As previously described, switching from the VDD mode to the VVI mode is automatically accomplished by detection of an intrinsic atrial rate below the hysteresis rate corresponding to point C of FIG. 1. Automatic return from the VVI mode to the VDD mode is accomplished by detection of an intrinsic atrial rate above the lower rate indicated by point B of FIG. 1.
When the pacer is operating in the VDD mode, a hysteresis rate value is transferred through the multiplexer to the low rate counter which, in this example, corresponds to a thirty-beat-per-minute rate. If the detected cardiac rate drops below this value, then the lower rate counter will overflow. This initiates an output pulse through output logic 26 and also sets the hysteresis control flip-flop to a logic 1 value. The logic 1 of the hysteresis control flip-flop is communicated to the multiplexer which loads the lower rate value into the lower rate counter and additionally sets the divide-by-N logic to the divide-by-two configuration. At this point the mode switch from VVD to VVI is complete, and the lower rate value loaded in the lower rate counter will correspond to a shorter escape interval corresponding to a 70 bpm demand pacing rate. The first ventricular stimulating output pulse resets the divide-by-N logic to the zero count condition. In this condition two input pulses to the divide-by-N logic input terminal are required to produce a single output pulse at the output terminal. During operation in the VVI mode at atrial rates below 70 beats per minute, the divide-by-N logic will never reach the count 2 condition. Consequently, as long as the atrial rate is below the preset lower rate, the low rate counter will overflow producing ventricular-stimulating pulses in accordance with the VVI demand function. If, however, the atrial rate exceeds the lower rate setting, then the divide-by-N logic will reach a count of two, producing a reset pulse at hysteresis control flip-flop, forcing its output to a logic zero condition. A logic zero at the hysteresis control flip-flop output permits the hysteresis rate value to be transferred through the multiplexer to the low rate counter. Additionally, the low output of the hysteresis control will reset the divide-by-N logic to the divide-by-one configuration, thus returning the pacer to the VVD pacing mode.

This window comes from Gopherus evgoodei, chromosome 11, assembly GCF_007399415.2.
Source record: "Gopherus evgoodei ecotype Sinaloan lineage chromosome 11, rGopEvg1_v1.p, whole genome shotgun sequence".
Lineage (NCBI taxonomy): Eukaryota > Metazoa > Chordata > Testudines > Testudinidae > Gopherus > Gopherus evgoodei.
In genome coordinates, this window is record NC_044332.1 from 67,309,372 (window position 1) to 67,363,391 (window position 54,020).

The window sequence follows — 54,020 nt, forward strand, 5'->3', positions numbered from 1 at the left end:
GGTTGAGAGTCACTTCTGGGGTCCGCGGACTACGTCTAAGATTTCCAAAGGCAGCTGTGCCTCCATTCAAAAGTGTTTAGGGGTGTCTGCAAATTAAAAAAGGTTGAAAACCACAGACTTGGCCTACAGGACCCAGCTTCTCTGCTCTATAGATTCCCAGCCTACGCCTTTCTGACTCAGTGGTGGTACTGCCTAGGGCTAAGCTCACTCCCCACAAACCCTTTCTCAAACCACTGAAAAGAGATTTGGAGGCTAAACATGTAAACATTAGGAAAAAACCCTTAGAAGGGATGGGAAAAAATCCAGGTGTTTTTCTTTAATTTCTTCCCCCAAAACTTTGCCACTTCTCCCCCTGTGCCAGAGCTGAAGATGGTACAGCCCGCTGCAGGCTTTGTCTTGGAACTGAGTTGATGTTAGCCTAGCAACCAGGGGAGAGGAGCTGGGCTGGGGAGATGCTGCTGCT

The preceding description of the VVI and VDD modes has not involved a discussion of the refractory and upper rate counter 56 as well as the rate limit logic 54. Although these elements are not necessary for the understanding of the invention, they are required in a commercially viable pacer. The purpose of rate limit logic 54 is to prevent component failure within the pacemaker from resulting in a pacer-induced tachycardia as more fully described in U.S. Pat. No. 3,391,697 "Runaway Inhibited Pacemaker" to Wilson Greatbatch. The digital implementation suggested by FIG. 2 involves a counter which is reset in synchrony with the low rate counter 42 and which times out after a suitable delay period. The overflow, or TIME OUT signal, from output 60 is communicated to the enable input 62 of output control logic 22. The output control logic will not respond to a trigger input on either of its trigger inputs 24 or 52 unless an appropriate logic level is present on an enable input 61 or 62. In operation, the rate limit logic provides such an ENABLE signal on enable input 62 after a 300 millisecond delay corresponding to a runaway limit of approximately 200 bpm.
Although the invention is described in the context of a VDD pacemaker, it could as well be implemented in other atrial and ventricular pacemakers, including the DVI, or A-V sequential pacemaker and the DDD or fully automatic atrial and ventricular pace and sense pacemakers (the symbols VDD, DVI DDD following the nomenclature adopted in the Inter-Society Commission for Heart Disease Resource Code published by the Americal Journal of Cardiology, 34, 487, 1974).
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|Mar 31, 1986||FPAY||Fee payment|
Year of fee payment: 4
|Jul 17, 1990||REMI||Maintenance fee reminder mailed|
|Feb 26, 1991||FP||Expired due to failure to pay maintenance fee|
Effective date: 19901216
|Oct 21, 1991||FPAY||Fee payment|
Year of fee payment: 8
|Oct 21, 1991||SULP||Surcharge for late payment|
|Jan 21, 1992||DP||Notification of acceptance of delayed payment of maintenance fee|
|Jun 3, 1994||FPAY||Fee payment|
Year of fee payment: 12